“I was really humbled because I’m in there with some of the most wonderful players and people, and really couldn’t believe that I would be amongst those people.”

In talking about the importance of the Games to her, Bradshaw noted there was never a time in her life when she didn’t know about the Antigonish Highland Games.

“I always wanted to be in the Highland Games ever since I was very young,” she said. “I would have participated in, probably, 30 Games myself, and I really just couldn’t wait to be involved. And I felt really sad on Sundays when it was over, I just enjoyed it so much.”

Being with friends was a big part of the experience, Bradshaw noted.

“The friends and comradery will all the people who were involved; and all the people I know from pipe bands are still my friends,” she said. “It really was a great way to celebrate, a great pastime, with just so many wonderful people involved; and great, great players.”

The induction ceremony will be a chance to reconnect with some of those folks and Bradshaw, who lives in Halifax, said she can’t wait to be there.

“I have a lot of family coming and a lot of people I grew up with in the pipe bands who are coming; some of my drumming teachers are coming … two of them,” she said, noting it will be a “bit of a reunion” while also talking about how “lucky” young drummers and pipers in Antigonish were to have such great role models and mentors.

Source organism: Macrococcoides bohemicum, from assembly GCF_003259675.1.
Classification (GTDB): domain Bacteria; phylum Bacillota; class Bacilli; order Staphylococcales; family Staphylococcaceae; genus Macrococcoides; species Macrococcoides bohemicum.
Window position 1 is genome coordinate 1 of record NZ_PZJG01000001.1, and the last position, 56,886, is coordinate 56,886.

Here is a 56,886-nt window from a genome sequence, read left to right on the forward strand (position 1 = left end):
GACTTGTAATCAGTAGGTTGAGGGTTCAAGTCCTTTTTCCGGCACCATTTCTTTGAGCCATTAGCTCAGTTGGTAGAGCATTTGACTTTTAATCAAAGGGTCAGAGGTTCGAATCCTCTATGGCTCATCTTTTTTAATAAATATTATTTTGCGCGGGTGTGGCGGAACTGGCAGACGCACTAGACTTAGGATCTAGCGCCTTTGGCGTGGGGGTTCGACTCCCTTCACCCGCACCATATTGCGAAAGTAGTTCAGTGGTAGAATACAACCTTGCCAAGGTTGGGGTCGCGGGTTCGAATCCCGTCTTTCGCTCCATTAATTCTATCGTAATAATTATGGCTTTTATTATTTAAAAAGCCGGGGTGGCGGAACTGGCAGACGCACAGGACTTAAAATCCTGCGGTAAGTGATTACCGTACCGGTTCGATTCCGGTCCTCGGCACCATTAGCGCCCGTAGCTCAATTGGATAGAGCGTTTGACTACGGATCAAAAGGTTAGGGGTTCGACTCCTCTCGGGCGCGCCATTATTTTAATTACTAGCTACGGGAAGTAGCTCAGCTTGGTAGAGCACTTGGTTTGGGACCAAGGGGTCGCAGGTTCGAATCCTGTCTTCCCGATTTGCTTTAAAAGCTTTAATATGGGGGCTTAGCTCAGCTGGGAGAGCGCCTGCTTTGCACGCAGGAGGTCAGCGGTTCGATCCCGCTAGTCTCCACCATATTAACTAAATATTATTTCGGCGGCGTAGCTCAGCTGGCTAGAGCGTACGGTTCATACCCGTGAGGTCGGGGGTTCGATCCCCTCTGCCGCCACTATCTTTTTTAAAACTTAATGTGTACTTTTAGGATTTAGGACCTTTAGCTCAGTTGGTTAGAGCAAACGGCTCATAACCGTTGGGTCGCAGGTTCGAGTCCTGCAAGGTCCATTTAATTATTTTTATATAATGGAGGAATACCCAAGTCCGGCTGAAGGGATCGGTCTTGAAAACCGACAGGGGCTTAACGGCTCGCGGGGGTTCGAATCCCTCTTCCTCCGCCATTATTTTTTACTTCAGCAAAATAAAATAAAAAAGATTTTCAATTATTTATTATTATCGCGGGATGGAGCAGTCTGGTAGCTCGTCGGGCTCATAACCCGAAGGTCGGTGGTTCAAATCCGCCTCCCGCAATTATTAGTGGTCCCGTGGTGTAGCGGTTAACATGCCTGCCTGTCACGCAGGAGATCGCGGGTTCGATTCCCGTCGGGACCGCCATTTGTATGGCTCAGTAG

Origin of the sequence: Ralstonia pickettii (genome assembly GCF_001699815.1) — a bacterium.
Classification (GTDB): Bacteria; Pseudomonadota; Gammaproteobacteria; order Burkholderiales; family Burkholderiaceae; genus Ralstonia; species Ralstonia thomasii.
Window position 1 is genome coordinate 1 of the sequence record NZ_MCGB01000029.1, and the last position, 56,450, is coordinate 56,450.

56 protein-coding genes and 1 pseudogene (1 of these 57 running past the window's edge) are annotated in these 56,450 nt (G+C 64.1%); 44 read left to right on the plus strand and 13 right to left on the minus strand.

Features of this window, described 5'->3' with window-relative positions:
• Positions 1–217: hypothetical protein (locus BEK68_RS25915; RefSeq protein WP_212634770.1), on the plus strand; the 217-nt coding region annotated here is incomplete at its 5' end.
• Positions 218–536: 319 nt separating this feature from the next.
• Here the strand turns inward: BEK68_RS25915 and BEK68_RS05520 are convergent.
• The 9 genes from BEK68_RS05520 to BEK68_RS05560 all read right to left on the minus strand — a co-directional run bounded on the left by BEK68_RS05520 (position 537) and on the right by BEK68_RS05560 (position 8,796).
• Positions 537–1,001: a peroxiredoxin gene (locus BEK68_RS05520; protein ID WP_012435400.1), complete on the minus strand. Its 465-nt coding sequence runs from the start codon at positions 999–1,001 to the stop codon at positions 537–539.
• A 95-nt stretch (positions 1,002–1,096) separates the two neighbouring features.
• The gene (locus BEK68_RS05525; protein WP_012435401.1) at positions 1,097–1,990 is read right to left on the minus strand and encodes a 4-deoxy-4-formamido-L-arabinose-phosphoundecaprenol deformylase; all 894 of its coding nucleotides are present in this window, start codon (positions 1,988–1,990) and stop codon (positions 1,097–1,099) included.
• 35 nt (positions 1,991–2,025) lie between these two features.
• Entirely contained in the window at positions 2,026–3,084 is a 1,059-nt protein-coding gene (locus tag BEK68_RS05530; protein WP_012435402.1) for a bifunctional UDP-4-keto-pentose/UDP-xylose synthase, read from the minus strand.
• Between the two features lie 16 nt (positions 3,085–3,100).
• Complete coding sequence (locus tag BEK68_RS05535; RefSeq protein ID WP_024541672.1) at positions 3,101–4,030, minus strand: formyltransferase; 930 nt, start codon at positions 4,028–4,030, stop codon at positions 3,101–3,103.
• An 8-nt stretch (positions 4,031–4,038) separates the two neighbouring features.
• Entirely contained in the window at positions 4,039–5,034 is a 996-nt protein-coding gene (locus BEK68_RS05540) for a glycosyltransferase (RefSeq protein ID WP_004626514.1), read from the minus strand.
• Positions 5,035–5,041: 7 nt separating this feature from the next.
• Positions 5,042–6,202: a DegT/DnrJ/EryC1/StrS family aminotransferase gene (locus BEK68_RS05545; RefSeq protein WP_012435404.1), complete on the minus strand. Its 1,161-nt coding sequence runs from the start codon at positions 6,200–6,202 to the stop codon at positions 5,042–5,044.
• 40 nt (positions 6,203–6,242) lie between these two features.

“I was fortunate that when I was growing up there was this fabulous band ahead of me; those people taught me and when I became more proficient I was then able to teach other people,” she said.

“That circle continues and carries on. I was fortunate to be there at the time I was; be exposed to such wonderful players and to be able to learn all that music.

“To have that as a life-long skill and be able to meet all those people, carry on and have all of those friendships which I still have … I really think I was very lucky.

“Without the Highland Games, there would be a real void there; so many people who wouldn’t have that experience.”

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Antigonish Highland Games Hall of Fame Class of 2019 profiles - Doug Boyd and Barry Ewen